Sir David Attenborough is a legend. That’s just a fact. The man has done great things for the sake of bringing us educational and adventurous television…
He’s lived in a polar climate for three years while filming his 2011 documentary Frozen Planet, he once came face-to-face with a group of suspected cannibals in Papua new Guinea (and didn’t leg it) and has got up close and personal to some of the largest beaked-predators in the world. It’s no wonder he won an award for being the Great Living British Icon.
We’re sure you’ll agree these are pretty impressive feats in themselves – and what’s brilliant is, we get to soak up all his hard work from the comfort of our own sofas. Which, let’s face it, is the way better than being stuck in -20 degree temperatures for the sake of that all-important penguin mating shot.
If you need more proof of how awesome he is, check out this list of Sir David’s best documentaries. You won’t be disappointed.
Widely noted as one of the BBC’s most triumphant pieces of factual television, Africa had everyone talking when it hit our screens, with its tales of emotional attachment in elephants, the competitiveness of giraffes (you’ve seen nothing until you see a male giraffe take another out with one swoop of the neck) and how local communities fight to save their region’s incredible ecosystems. A true celebration of how remarkable the natural world, and our mother continent, is.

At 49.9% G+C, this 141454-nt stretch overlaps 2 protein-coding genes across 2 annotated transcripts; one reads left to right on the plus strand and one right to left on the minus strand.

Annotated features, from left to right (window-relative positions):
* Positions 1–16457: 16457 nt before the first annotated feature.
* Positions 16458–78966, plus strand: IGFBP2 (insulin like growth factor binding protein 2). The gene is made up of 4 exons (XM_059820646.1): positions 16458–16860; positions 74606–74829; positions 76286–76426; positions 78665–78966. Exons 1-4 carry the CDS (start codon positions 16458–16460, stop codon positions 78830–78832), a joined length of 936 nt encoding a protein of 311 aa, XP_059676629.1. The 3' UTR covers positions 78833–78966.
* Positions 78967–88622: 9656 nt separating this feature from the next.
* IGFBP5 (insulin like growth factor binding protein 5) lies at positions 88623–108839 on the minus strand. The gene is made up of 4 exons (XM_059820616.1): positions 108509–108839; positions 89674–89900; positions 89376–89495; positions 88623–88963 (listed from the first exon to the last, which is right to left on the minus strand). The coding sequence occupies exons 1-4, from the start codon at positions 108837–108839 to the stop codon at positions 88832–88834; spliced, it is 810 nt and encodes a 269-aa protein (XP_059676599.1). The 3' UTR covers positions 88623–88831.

Frozen Planet (2011)
This six-episode series investigates the dramatic seasonal changes of the earth’s polar regions, the people who live and work there and the effect of climate change. He gets pretty pally with some Gentoo and Adelie penguins too. You’ll also learn how although the Arctic and Antarctic feel like worlds away, the changes these regions face will soon be everyone’s problem.
The Blue Planet (2001)
“Our planet is a blue planet: over seventy per cent of it is covered by the sea,” explains Sir David in the first episode of this eight-show series, which won him and his team two Emmy Awards. From the Galapagos Islands to the sub-Antarctic islands of South Georgia; from the Californian coast to the Azores – there’s a deep ocean world that is slowly being discovered – and with some stunning underwater photography, this set of documentaries allows us to see a piece of it. Pretty darn impressive.
Planet Earth (2006)
This 11-episode, four-times Emmy Award-winning series took a mighty five years to make – and the time doesn’t give testament to how incredible it is. Each 50-minute episode focuses on one habitat or biome on earth (Ocean, Forest, Fresh Water, Sea, Desert, Cave, Mountain, Polar and Plains), discovering the wildlife living in the area and how they survive. It’s also a great way to learn about the diversity of the planet, and learn some of the challenges documentary makers face when putting together a crafted piece of television such as this.
Natural Curiosities (2015)
Kicking off on Watch on 2 February, the third series of Natural Curiosities takes an interesting look at species that are linked by a distinctive adaption. Like cheetahs and fleas; they are both bloomin’ marvellous athletes! While blue whales and flamingos survive by the same mechanism of filter feeding. Two completely different animals, which live worlds apart, but are fundamentally connected? Fascinating.
Of course, there are many, many more Attenborough masterpieces that shouldn’t be missed – these are just our favourites. Don’t forget to share your favourites using the comment box below…